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BLACKJACK

Cancer and female dogs?

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BLACKJACK    3
BLACKJACK

Was into the vet last week for the spring tune-up/shots for my two labs, both females, one 7 years old, the other 1+, neither one has been spayed. The younger one I eventually want to get bred. He was giving me the pitch to have the older one spayed (at the cost of $200). He said that 90% of female dogs eventually get some sort of uterine/ovarian/breast cancer. If you have or have had an older female dog, what has been your experience with them getting cancer?

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cyberamish    0
cyberamish

We have a 12 yr old GSP female, who is spayed and had a bout with thyroid cancer 3 yrs ago. Thanks to the great vets at the U of M she has been cancer free ever since. My in-laws had a female GSP who they waited until she was 6 or 7 to be spayed. She did end up with breast cancer that eventually spread elsewhere. They had her put down when she was 9.

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4FOR    0
4FOR

I had a 7 year old retriever mix she died of uterus cancer

and lab that had to put to sleep because of a turmor in the reproduction system she was about 9. the vet said it could

have been caused by not spaying them or not having pups

don't know if this is true or just bad luck with females

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BLACKJACK    3
BLACKJACK

So no one else on this forum has female dogs? Or am I just hearing from the two that have had problems and can assume that the rest of you never had cancer problems with your female dogs?

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Mr. B    0
Mr. B

My 3 year old lab was spayed as soon as possible. This was basically because we did not want to run the risk of accidental puppies. I do not remember what the vet said about it having an affect on her risk of developing cancer.

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gspman    0
gspman

I don't have any info to give other than my oldest dog had cancer so we had her put down. She was spayed at 9 months and never came into season before that. Sort of the opposite of your situation. The guy I use as a trainer does spay some of his bitches when their breeding days are over.

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FISHINGFARMER    0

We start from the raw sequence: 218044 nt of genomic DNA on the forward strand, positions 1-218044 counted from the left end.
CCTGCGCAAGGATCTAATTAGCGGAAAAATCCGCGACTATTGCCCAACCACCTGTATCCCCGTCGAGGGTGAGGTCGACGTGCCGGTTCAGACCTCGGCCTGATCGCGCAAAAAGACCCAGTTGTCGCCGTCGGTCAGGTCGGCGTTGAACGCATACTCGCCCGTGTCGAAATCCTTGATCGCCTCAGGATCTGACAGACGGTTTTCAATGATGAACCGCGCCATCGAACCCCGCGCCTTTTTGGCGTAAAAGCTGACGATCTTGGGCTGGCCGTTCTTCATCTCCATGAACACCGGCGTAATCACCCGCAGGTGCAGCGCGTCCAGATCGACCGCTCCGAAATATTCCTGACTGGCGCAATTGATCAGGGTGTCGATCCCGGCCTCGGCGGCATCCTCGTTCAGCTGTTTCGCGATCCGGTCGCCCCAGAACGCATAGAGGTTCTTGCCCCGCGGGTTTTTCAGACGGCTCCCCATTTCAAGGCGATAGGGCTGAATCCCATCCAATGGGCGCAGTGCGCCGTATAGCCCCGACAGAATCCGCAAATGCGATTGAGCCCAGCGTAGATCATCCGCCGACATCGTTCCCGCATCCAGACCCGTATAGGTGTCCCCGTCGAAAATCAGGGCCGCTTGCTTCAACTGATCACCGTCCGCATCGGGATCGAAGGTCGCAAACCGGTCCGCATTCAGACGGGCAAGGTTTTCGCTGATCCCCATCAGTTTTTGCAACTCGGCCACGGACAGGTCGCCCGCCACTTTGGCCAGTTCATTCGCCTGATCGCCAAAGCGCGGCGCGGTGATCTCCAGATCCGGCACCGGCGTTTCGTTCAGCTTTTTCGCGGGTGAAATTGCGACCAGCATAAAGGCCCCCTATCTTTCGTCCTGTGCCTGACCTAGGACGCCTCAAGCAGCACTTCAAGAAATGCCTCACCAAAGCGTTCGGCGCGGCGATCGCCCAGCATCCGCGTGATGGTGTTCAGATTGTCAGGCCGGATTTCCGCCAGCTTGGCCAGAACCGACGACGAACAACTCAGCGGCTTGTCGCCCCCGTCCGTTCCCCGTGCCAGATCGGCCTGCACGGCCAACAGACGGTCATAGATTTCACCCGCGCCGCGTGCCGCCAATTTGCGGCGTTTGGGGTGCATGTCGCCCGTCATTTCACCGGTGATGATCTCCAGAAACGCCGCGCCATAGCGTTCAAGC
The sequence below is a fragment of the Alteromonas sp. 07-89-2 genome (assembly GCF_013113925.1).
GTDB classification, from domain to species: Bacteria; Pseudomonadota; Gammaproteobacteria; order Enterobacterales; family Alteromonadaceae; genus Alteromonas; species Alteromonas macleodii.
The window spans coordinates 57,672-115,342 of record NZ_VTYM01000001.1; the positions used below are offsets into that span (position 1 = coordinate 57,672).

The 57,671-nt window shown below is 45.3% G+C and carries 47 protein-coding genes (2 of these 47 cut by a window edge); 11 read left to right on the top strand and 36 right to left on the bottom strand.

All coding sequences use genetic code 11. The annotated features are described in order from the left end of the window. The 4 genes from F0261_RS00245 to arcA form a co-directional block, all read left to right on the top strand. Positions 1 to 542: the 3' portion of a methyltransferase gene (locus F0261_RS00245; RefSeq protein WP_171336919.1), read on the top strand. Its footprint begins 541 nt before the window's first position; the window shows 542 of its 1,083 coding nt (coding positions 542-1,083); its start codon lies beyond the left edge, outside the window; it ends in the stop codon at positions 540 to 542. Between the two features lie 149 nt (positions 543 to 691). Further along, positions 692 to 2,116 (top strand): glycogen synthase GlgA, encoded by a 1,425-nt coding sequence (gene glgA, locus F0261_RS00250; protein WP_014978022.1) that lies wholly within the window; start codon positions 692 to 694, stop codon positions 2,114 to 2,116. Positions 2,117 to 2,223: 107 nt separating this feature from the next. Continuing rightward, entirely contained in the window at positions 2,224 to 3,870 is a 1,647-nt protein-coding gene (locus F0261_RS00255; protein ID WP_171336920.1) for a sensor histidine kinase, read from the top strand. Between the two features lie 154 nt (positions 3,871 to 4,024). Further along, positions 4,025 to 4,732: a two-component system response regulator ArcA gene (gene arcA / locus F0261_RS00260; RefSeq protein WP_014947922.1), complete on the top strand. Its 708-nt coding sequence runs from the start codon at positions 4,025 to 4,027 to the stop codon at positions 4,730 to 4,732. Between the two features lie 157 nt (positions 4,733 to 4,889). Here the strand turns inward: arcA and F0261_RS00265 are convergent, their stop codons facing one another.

FISHINGFARMER

Just a suggestion. Try calling several other vets in your area and definately outside your area, that would not know your vet about their input on females. Not to mention the cost.

My husband has ALWAYS had male German Shorthair Pointers. Alot of his hunting buddies have had females, some spay and some don't.

shocked.gifMy mouth dropped on the cost of having your female spayed. I don't remembered what you said her age was, but $200.00 WOWWW! In our area it is about $90 -$100- (that's if the female is current on shots.) My advise is to check with other vets on their look on cancer in females (and price).

I do know that in male dogs (all breeds, I have an silky, which my husband calls an ankle bitter) our vet recommends nuetering males for the risk of prostate cancer. Still my husband will not neuter his GSP and never has any of his GSP and the one he has now is 13 1/2 - no prostate cancer and only gets tired quicker. I'm sure ALOT depends on the blood lines and history of the lines.

Good luck-

smile.gif

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Lynno62    0
Lynno62

I have always had female dogs. One died from skin cancer.

One died from Lukemea(sp) was not making blood anymore.

All of my dogs have been spayed before the 1st heat period excpet the 1st one, she had couple litters of pups.

The last one i have now, just was spayed. she weighs 70#.

and it was 177. with all of the blood tests. with out the blood tests it would have been 123. my vet goes by weight.

I to have heard that if you have a female and dont breed them that they can get cancer. I have been told this by more than i vet. I feel if you are not going to breed the dog then get them spayed so there are no unwanted animals around. I feel this way on all animals. but that is JMHO.

Good Luck.Lynn

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LABS4ME    0
LABS4ME

In context of spaying or nuetering dogs, the types of cancer we are trying to reduce the risks of are Breast, Ovarian and Uterian in females and mostly Testicular in males. For the most part spaying and nuetering will have little impact on other types of cancers. Also from what I gather, breeding does not nessacarily help reduce the chances of these, and in some instances may increase them. Also the earlier in life you spay them, the greater you lessen the chance of these developing. I read a report once that you lessen the chance of "female" cancers in a dog by 300% if you spay them before 10 months of age.

I personally do not feel $200.00 is an out of line cost for what in essence is a total hysterectomy. The same surgery on Humans would run I bet in the $30,000 range. I believe there are still rural vets who can perform the procedure for less, but as in all things related to larger metro areas the costs go up. The vet needs more income to be able to live in the area, all his help is hired at a higher rate of pay, his land and building costs are higher etc. etc....